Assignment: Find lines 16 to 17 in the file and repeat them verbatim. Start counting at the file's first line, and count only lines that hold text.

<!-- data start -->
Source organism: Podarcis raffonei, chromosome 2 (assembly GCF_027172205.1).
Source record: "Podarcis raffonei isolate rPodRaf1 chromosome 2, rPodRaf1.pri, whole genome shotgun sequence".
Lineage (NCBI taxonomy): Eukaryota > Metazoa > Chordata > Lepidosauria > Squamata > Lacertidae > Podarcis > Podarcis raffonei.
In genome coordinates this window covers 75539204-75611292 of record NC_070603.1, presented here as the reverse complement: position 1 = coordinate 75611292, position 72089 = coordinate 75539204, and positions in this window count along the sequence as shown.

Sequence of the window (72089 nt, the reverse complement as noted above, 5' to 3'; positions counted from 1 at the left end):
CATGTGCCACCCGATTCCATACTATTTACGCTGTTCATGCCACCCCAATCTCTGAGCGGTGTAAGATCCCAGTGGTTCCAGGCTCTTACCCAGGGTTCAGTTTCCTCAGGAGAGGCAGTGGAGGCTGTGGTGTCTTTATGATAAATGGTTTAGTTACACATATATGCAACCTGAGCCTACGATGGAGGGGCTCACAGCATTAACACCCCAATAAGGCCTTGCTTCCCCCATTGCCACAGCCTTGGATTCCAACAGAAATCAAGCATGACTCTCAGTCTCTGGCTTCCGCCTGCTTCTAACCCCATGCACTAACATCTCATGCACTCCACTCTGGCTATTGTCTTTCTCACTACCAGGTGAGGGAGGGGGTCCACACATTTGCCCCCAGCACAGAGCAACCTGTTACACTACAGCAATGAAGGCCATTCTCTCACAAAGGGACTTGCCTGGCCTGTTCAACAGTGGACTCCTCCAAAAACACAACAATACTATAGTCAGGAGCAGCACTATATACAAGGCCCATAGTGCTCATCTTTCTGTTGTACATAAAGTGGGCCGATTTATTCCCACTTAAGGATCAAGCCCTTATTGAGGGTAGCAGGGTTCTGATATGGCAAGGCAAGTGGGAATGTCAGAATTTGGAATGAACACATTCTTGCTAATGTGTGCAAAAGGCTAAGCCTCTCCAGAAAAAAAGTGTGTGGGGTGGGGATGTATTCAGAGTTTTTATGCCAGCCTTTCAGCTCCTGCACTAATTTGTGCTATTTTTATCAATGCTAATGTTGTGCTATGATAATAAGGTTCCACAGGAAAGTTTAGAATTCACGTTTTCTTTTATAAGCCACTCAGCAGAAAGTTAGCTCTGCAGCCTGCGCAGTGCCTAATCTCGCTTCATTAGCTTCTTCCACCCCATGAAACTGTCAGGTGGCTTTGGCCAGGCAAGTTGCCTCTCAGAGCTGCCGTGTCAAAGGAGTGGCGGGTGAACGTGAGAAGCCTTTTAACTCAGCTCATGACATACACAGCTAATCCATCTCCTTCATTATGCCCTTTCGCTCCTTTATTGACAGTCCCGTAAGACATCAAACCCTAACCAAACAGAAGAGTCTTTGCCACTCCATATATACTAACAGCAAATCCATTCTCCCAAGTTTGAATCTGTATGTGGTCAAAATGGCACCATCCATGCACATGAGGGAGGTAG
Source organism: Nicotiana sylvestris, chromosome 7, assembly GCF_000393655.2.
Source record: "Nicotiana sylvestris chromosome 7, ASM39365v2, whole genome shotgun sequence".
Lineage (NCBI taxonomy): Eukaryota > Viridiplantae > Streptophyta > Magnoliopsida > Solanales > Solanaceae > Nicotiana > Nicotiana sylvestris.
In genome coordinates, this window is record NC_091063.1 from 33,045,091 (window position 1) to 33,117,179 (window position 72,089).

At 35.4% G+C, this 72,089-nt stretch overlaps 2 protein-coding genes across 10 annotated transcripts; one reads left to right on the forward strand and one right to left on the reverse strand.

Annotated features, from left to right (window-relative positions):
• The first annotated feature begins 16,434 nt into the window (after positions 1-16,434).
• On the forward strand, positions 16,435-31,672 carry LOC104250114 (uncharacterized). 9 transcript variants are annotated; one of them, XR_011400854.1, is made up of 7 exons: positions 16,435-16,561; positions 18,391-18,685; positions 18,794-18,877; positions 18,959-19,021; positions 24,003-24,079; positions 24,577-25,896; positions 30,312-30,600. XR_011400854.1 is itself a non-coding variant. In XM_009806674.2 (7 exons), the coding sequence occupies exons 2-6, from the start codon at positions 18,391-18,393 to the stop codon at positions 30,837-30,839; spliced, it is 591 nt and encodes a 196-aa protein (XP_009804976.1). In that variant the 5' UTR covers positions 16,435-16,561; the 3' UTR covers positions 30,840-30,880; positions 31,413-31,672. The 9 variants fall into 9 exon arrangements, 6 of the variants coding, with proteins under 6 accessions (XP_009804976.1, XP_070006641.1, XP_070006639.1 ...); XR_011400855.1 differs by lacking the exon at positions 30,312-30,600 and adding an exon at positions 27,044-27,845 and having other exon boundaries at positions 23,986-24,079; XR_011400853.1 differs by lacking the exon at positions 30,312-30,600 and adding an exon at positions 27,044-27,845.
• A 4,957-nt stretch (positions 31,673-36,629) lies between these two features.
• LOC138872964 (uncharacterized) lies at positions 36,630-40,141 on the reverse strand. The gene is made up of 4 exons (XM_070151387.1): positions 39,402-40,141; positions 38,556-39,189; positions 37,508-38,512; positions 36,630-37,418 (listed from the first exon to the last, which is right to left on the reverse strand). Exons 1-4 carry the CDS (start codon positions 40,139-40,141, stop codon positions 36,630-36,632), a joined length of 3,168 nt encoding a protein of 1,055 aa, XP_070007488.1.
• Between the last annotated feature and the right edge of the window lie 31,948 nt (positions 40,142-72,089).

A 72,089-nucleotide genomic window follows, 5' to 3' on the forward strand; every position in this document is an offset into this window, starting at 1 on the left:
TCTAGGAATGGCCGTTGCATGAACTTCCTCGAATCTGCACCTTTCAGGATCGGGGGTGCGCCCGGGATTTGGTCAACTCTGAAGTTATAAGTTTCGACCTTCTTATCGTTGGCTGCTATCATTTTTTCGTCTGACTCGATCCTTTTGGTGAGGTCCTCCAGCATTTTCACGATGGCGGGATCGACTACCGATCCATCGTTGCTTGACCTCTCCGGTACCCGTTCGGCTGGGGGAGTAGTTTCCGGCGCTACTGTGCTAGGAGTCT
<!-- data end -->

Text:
• LOC138872964 (uncharacterized) lies at positions 36,630-40,141 on the reverse strand. The gene is made up of 4 exons (XM_070151387.1): positions 39,402-40,141; positions 38,556-39,189; positions 37,508-38,512; positions 36,630-37,418 (listed from the first exon to the last, which is right to left on the reverse strand). Exons 1-4 carry the CDS (start codon positions 40,139-40,141, stop codon positions 36,630-36,632), a joined length of 3,168 nt encoding a protein of 1,055 aa, XP_070007488.1.
• Between the last annotated feature and the right edge of the window lie 31,948 nt (positions 40,142-72,089).